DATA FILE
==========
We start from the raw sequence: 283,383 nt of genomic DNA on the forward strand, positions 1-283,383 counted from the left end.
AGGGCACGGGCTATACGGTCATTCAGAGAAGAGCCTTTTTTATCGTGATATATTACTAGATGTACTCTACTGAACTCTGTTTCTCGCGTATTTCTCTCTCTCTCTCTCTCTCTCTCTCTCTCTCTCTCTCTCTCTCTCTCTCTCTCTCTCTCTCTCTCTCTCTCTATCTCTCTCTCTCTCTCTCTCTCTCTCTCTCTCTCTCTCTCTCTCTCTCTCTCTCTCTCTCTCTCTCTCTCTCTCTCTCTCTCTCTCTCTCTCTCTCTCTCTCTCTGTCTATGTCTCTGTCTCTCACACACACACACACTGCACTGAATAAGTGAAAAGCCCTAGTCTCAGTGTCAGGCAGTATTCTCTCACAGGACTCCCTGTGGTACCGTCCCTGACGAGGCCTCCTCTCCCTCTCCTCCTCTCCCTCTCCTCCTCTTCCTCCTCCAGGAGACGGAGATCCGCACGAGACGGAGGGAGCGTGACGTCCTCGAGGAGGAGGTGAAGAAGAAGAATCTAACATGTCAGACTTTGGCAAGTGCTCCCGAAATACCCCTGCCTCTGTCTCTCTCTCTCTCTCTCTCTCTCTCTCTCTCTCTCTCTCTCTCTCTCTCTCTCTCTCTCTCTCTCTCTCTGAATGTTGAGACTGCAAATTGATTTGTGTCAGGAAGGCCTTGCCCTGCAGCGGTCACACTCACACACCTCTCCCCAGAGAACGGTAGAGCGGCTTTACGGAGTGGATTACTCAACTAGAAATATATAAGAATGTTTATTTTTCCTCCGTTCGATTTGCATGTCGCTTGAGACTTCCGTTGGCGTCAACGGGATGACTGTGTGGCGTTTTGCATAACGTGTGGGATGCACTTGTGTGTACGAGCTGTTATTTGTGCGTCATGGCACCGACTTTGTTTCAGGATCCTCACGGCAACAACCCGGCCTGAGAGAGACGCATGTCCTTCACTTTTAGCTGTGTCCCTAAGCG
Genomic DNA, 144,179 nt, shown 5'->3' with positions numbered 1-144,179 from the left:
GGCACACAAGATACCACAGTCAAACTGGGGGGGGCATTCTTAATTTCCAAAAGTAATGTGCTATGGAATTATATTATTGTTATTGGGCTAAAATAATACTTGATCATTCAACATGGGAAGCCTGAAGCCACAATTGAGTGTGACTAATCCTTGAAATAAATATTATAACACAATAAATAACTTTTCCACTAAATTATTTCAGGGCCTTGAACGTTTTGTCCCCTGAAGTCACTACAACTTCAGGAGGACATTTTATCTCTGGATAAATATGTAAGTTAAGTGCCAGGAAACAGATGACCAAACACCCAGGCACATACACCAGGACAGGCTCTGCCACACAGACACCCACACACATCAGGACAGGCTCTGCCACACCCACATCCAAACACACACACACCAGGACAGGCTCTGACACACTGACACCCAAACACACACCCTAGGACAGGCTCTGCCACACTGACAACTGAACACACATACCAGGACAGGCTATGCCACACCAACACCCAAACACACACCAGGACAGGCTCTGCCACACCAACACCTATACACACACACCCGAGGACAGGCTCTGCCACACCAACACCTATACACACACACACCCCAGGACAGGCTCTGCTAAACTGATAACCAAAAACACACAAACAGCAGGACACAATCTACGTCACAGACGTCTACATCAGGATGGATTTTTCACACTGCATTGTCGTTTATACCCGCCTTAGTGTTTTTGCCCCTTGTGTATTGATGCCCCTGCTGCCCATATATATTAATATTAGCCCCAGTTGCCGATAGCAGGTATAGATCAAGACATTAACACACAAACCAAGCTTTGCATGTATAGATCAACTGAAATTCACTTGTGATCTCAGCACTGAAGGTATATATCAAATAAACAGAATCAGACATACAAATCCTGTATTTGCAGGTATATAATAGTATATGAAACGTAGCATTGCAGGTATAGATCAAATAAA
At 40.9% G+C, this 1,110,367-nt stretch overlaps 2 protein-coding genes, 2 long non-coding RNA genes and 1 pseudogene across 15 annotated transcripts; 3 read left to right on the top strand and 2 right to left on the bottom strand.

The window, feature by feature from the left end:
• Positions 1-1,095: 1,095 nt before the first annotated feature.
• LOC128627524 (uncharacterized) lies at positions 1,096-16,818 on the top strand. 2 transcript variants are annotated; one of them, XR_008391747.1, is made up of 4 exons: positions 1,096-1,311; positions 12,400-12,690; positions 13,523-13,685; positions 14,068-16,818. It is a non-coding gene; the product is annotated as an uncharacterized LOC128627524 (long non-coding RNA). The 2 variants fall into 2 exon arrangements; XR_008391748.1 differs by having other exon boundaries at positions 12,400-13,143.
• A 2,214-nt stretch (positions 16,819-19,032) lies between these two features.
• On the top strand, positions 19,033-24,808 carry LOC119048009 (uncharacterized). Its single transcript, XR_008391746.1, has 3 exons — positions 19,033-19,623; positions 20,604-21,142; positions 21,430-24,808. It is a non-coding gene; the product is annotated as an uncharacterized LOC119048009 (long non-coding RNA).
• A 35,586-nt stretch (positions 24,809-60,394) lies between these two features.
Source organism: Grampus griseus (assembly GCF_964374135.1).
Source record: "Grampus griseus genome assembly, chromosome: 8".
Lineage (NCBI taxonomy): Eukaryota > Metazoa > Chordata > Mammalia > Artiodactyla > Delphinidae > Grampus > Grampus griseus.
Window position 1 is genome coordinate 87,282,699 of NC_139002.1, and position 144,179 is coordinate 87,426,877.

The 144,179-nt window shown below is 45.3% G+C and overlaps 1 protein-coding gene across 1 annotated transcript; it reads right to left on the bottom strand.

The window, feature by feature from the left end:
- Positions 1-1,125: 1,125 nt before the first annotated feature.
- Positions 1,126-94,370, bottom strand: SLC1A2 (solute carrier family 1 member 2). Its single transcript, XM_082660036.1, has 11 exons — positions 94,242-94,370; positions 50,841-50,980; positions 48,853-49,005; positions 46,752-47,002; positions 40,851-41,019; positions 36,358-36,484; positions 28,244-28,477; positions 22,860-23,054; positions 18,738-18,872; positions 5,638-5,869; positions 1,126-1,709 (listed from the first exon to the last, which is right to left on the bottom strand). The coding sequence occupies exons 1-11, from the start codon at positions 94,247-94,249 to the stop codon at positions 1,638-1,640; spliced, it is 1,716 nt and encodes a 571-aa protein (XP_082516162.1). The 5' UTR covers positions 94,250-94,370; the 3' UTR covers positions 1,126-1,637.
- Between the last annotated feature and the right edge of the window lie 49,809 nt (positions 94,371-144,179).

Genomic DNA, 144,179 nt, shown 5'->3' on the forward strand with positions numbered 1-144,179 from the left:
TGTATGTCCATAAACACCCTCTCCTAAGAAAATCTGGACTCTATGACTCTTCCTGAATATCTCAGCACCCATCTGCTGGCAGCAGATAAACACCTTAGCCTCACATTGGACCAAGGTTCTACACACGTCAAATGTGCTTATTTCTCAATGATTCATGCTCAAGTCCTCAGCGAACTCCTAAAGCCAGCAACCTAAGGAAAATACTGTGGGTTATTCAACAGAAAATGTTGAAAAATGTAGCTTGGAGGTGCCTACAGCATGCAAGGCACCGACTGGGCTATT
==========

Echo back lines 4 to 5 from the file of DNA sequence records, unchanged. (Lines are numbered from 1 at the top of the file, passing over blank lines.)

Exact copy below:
GGCACACAAGATACCACAGTCAAACTGGGGGGGGCATTCTTAATTTCCAAAAGTAATGTGCTATGGAATTATATTATTGTTATTGGGCTAAAATAATACTTGATCATTCAACATGGGAAGCCTGAAGCCACAATTGAGTGTGACTAATCCTTGAAATAAATATTATAACACAATAAATAACTTTTCCACTAAATTATTTCAGGGCCTTGAACGTTTTGTCCCCTGAAGTCACTACAACTTCAGGAGGACATTTTATCTCTGGATAAATATGTAAGTTAAGTGCCAGGAAACAGATGACCAAACACCCAGGCACATACACCAGGACAGGCTCTGCCACACAGACACCCACACACATCAGGACAGGCTCTGCCACACCCACATCCAAACACACACACACCAGGACAGGCTCTGACACACTGACACCCAAACACACACCCTAGGACAGGCTCTGCCACACTGACAACTGAACACACATACCAGGACAGGCTATGCCACACCAACACCCAAACACACACCAGGACAGGCTCTGCCACACCAACACCTATACACACACACCCGAGGACAGGCTCTGCCACACCAACACCTATACACACACACACCCCAGGACAGGCTCTGCTAAACTGATAACCAAAAACACACAAACAGCAGGACACAATCTACGTCACAGACGTCTACATCAGGATGGATTTTTCACACTGCATTGTCGTTTATACCCGCCTTAGTGTTTTTGCCCCTTGTGTATTGATGCCCCTGCTGCCCATATATATTAATATTAGCCCCAGTTGCCGATAGCAGGTATAGATCAAGACATTAACACACAAACCAAGCTTTGCATGTATAGATCAACTGAAATTCACTTGTGATCTCAGCACTGAAGGTATATATCAAATAAACAGAATCAGACATACAAATCCTGTATTTGCAGGTATATAATAGTATATGAAACGTAGCATTGCAGGTATAGATCAAATAAA
At 40.9% G+C, this 1,110,367-nt stretch overlaps 2 protein-coding genes, 2 long non-coding RNA genes and 1 pseudogene across 15 annotated transcripts; 3 read left to right on the top strand and 2 right to left on the bottom strand.